What's the Best Way to Buy 1/2 a House? - Posted by dmarketing

Posted by dmarketing on September 18, 2002 at 13:36:57:


I really appreciate your feedback and will take your advice to pass on this one!

…On to the next opportunity. :slight_smile:


What’s the Best Way to Buy 1/2 a House? - Posted by dmarketing

Posted by dmarketing on September 17, 2002 at 20:40:23:

Hi Everyone,

Hope your investing is going great!

I’ve been challenged with an interesting deal scenario, as follows:

A senior citizen contacted me to see if I buy her half(1/2) of a two family house in NYC. The house which is owned “free & clear” by her and her nephew. The nephew lives in the house; senior citizen does not.

  1. House Appraised at: $440,000
  2. Senior’s rental income: $1,350/per month
    This 2nd floor apartment has been fixed-up by the senior.
  3. Nephew’s apartment has NOT been fixed-up & needs work.
  4. Nephew’s buy-out offered to senior: $150,000 (He can easily get a new 1st mgt to buy-out the senior)
  5. Senior wants more based on appraisal.

Given the potential headache in dealing with the Nephew to get access to the basement and yard, my reaction is to pass-up this deal & suggest she counter offer the nephew and ask for $180,000 buy-out.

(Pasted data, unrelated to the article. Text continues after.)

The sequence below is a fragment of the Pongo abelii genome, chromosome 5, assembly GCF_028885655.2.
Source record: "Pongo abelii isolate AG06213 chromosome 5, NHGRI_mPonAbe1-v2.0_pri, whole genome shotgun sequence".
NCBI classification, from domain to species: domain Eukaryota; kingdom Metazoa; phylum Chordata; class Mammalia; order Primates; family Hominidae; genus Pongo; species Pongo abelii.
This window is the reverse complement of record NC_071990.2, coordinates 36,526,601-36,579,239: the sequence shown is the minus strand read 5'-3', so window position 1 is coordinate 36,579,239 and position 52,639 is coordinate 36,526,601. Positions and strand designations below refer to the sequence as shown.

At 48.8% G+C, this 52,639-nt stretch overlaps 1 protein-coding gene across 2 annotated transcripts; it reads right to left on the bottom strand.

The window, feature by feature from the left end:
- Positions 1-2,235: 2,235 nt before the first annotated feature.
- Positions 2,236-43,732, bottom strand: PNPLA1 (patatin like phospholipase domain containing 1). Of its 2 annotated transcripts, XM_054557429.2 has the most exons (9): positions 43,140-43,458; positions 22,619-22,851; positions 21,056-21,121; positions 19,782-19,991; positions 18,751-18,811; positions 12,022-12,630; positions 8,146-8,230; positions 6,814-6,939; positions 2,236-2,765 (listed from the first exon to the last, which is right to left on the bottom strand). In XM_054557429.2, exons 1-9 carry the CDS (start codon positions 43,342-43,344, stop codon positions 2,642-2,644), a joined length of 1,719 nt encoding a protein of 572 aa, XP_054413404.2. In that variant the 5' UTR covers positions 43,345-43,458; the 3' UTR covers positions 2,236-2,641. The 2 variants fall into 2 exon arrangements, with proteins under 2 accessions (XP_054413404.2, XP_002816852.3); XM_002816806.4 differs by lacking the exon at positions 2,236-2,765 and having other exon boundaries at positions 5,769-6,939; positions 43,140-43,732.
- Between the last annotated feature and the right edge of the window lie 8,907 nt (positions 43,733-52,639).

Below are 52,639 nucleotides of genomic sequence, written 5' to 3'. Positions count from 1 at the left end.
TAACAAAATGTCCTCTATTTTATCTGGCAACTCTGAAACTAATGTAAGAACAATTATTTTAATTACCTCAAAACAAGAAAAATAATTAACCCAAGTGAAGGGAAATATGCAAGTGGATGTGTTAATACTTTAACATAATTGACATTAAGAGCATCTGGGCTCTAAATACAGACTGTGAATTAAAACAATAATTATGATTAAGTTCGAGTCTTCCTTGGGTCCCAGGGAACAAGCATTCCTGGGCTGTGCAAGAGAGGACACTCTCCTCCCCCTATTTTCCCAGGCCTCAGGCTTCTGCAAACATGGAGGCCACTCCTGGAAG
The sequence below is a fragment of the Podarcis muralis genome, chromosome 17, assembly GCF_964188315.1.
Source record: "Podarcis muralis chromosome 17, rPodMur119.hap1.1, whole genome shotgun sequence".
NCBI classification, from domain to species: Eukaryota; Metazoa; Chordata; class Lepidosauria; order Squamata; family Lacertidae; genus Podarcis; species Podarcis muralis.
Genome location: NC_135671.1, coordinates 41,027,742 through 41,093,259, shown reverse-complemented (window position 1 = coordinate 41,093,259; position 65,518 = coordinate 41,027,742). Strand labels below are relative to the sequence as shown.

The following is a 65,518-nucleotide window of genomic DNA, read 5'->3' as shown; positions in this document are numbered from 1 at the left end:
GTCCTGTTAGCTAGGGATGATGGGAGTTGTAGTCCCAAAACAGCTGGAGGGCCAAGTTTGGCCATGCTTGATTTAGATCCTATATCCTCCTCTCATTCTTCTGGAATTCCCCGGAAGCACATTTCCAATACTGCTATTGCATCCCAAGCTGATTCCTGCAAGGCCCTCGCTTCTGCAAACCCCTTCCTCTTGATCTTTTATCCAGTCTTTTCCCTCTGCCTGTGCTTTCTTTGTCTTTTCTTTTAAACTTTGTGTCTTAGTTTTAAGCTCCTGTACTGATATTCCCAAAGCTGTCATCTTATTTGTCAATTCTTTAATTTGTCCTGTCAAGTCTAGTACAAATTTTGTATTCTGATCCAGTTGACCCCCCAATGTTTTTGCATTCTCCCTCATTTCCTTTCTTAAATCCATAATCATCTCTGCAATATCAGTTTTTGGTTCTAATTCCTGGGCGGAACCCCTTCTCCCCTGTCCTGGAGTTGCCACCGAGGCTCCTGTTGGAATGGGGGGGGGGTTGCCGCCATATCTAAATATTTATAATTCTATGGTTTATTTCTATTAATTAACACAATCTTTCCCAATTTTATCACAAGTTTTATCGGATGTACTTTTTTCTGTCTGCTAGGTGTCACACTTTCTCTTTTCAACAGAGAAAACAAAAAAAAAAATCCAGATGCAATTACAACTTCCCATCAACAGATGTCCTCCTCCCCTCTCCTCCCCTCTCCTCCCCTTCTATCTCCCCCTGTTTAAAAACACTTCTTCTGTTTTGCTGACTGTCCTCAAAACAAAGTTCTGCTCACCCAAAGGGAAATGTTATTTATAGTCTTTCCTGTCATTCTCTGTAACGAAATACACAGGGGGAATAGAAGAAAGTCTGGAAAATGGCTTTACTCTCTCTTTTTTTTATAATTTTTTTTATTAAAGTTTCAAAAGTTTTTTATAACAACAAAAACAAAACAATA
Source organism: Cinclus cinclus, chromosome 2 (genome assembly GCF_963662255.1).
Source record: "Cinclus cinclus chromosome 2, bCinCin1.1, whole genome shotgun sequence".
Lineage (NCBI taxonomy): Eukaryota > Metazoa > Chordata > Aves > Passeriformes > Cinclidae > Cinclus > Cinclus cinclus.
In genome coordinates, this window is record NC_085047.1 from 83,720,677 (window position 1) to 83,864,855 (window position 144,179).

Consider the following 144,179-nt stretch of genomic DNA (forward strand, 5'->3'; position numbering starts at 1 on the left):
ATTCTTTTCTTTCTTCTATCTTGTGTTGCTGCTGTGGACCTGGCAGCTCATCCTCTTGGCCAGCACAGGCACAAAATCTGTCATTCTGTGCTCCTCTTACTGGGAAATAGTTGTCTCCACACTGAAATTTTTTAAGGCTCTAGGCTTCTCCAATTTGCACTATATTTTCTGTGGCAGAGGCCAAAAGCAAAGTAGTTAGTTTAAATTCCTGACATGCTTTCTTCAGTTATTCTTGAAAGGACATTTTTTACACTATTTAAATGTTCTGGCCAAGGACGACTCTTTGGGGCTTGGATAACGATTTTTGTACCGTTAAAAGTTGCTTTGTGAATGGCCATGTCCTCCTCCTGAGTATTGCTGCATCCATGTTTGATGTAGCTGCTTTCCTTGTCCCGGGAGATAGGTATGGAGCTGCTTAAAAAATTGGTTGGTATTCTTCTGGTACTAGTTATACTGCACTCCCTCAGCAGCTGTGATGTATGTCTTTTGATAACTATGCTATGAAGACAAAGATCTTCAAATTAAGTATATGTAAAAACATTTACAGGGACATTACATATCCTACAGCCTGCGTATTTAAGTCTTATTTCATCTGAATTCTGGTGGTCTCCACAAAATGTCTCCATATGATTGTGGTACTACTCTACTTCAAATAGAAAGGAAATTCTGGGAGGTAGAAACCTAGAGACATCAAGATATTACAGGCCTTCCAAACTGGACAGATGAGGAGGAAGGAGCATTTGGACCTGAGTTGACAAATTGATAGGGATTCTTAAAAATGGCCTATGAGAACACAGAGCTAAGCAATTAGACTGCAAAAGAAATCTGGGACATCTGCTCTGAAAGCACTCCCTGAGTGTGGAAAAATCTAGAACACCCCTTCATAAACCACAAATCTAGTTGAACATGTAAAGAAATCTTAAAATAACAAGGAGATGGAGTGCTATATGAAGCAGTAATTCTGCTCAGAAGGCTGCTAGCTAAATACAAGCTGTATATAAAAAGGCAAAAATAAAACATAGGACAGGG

I haven’t been able to come-up with a workable offer that makes viable financial sense for me as an investor. Any recommendations? Thanks!


Don’t… Here’s what the co-owner could do. - Posted by Ronald * Starr(in No CA)

Posted by Ronald * Starr(in No CA) on September 17, 2002 at 22:00:32:

D Marketing----------------

I agree with you, don’t buy that deal. Just take a quick look at that rent to property value ratio. Assuming her unit is worth about 1/2 of the appraisal, it is worth $220K. The rental income each month is about 0.61% of her unit’s value. Not a good ratio, to my way of thinking. If there will be good appreciation to be expected, then one might live with such a low ratio.

I suggest that you help her out by suggesting the following. She and the nephew sell out and split the sales proceeds. I feel since her unit is in good shape she should get more than 1/2 of the cash. I can see the newspaper classified ad now: “Half fixer, Half nice.”

She and the nephew could solve their situation this way. They flip a coin, with one person choosing heads or tails. The person who wins the flip then proposes a value for the whole property and that each unit is worth 1/2 that value. (Or there could be some differencial based on difference in condition.) The second person, who did not win the flip then has a choice: sell at the price suggested or buy at the price suggested. And the winner of the flip has to go along with the choice. That $180K value would disappear in a second if the nephew were proposing the value. He knows that his aunt will buy him out and have a good deal if he proposes that figure.

Oh, I have been assuming that the appraised value is somewhat realistic. If you feel that the actual value is much greater than the $440K, you might propose to buy the who building for that price and then flip it to some owner-occupant buyer(s) for more. Or buy the one-half for $220K then start a partition lawsuit action to force the sale of the whole building.

Good InvestingRon Starr******